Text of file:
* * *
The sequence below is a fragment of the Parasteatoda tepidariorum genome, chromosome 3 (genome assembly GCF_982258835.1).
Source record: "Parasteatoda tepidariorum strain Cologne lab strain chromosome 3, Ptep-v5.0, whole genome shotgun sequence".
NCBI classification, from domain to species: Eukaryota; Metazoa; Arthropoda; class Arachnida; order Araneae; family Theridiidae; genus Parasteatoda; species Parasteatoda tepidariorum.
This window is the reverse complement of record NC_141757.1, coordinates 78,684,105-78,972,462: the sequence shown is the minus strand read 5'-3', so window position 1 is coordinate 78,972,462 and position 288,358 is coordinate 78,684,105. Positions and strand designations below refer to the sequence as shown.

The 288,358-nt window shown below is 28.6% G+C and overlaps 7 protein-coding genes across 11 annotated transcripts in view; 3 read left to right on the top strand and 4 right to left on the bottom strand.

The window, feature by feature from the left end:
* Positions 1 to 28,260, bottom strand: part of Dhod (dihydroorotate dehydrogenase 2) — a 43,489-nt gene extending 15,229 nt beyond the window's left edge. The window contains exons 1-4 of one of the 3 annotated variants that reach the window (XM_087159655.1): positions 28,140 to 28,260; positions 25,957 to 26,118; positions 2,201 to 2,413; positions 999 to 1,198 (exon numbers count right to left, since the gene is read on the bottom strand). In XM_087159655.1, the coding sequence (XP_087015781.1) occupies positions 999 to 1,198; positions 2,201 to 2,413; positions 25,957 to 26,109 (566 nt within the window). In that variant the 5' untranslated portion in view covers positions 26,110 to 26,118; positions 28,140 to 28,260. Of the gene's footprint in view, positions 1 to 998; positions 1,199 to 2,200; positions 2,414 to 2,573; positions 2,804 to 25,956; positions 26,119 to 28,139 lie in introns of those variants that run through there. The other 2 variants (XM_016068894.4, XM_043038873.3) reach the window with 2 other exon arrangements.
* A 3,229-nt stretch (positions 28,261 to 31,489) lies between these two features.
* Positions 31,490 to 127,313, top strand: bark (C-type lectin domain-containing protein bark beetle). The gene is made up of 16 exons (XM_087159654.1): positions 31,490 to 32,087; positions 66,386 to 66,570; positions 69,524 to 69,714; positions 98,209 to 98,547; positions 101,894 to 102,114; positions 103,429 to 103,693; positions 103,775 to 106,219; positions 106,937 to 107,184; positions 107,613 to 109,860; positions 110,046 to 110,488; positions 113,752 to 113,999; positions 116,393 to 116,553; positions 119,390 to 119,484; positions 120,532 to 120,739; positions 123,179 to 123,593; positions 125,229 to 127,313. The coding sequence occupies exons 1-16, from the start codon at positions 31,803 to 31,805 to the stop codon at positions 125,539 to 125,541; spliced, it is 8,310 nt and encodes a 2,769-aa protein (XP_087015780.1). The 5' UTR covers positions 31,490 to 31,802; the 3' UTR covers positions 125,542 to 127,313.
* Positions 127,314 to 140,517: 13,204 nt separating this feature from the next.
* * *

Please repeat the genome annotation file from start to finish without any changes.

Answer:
The sequence below is a fragment of the Parasteatoda tepidariorum genome, chromosome 3 (genome assembly GCF_982258835.1).
Source record: "Parasteatoda tepidariorum strain Cologne lab strain chromosome 3, Ptep-v5.0, whole genome shotgun sequence".
NCBI classification, from domain to species: Eukaryota; Metazoa; Arthropoda; class Arachnida; order Araneae; family Theridiidae; genus Parasteatoda; species Parasteatoda tepidariorum.
This window is the reverse complement of record NC_141757.1, coordinates 78,684,105-78,972,462: the sequence shown is the minus strand read 5'-3', so window position 1 is coordinate 78,972,462 and position 288,358 is coordinate 78,684,105. Positions and strand designations below refer to the sequence as shown.

The 288,358-nt window shown below is 28.6% G+C and overlaps 7 protein-coding genes across 11 annotated transcripts in view; 3 read left to right on the top strand and 4 right to left on the bottom strand.

The window, feature by feature from the left end:
* Positions 1 to 28,260, bottom strand: part of Dhod (dihydroorotate dehydrogenase 2) — a 43,489-nt gene extending 15,229 nt beyond the window's left edge. The window contains exons 1-4 of one of the 3 annotated variants that reach the window (XM_087159655.1): positions 28,140 to 28,260; positions 25,957 to 26,118; positions 2,201 to 2,413; positions 999 to 1,198 (exon numbers count right to left, since the gene is read on the bottom strand). In XM_087159655.1, the coding sequence (XP_087015781.1) occupies positions 999 to 1,198; positions 2,201 to 2,413; positions 25,957 to 26,109 (566 nt within the window). In that variant the 5' untranslated portion in view covers positions 26,110 to 26,118; positions 28,140 to 28,260. Of the gene's footprint in view, positions 1 to 998; positions 1,199 to 2,200; positions 2,414 to 2,573; positions 2,804 to 25,956; positions 26,119 to 28,139 lie in introns of those variants that run through there. The other 2 variants (XM_016068894.4, XM_043038873.3) reach the window with 2 other exon arrangements.
* A 3,229-nt stretch (positions 28,261 to 31,489) lies between these two features.
* Positions 31,490 to 127,313, top strand: bark (C-type lectin domain-containing protein bark beetle). The gene is made up of 16 exons (XM_087159654.1): positions 31,490 to 32,087; positions 66,386 to 66,570; positions 69,524 to 69,714; positions 98,209 to 98,547; positions 101,894 to 102,114; positions 103,429 to 103,693; positions 103,775 to 106,219; positions 106,937 to 107,184; positions 107,613 to 109,860; positions 110,046 to 110,488; positions 113,752 to 113,999; positions 116,393 to 116,553; positions 119,390 to 119,484; positions 120,532 to 120,739; positions 123,179 to 123,593; positions 125,229 to 127,313. The coding sequence occupies exons 1-16, from the start codon at positions 31,803 to 31,805 to the stop codon at positions 125,539 to 125,541; spliced, it is 8,310 nt and encodes a 2,769-aa protein (XP_087015780.1). The 5' UTR covers positions 31,490 to 31,802; the 3' UTR covers positions 125,542 to 127,313.
* Positions 127,314 to 140,517: 13,204 nt separating this feature from the next.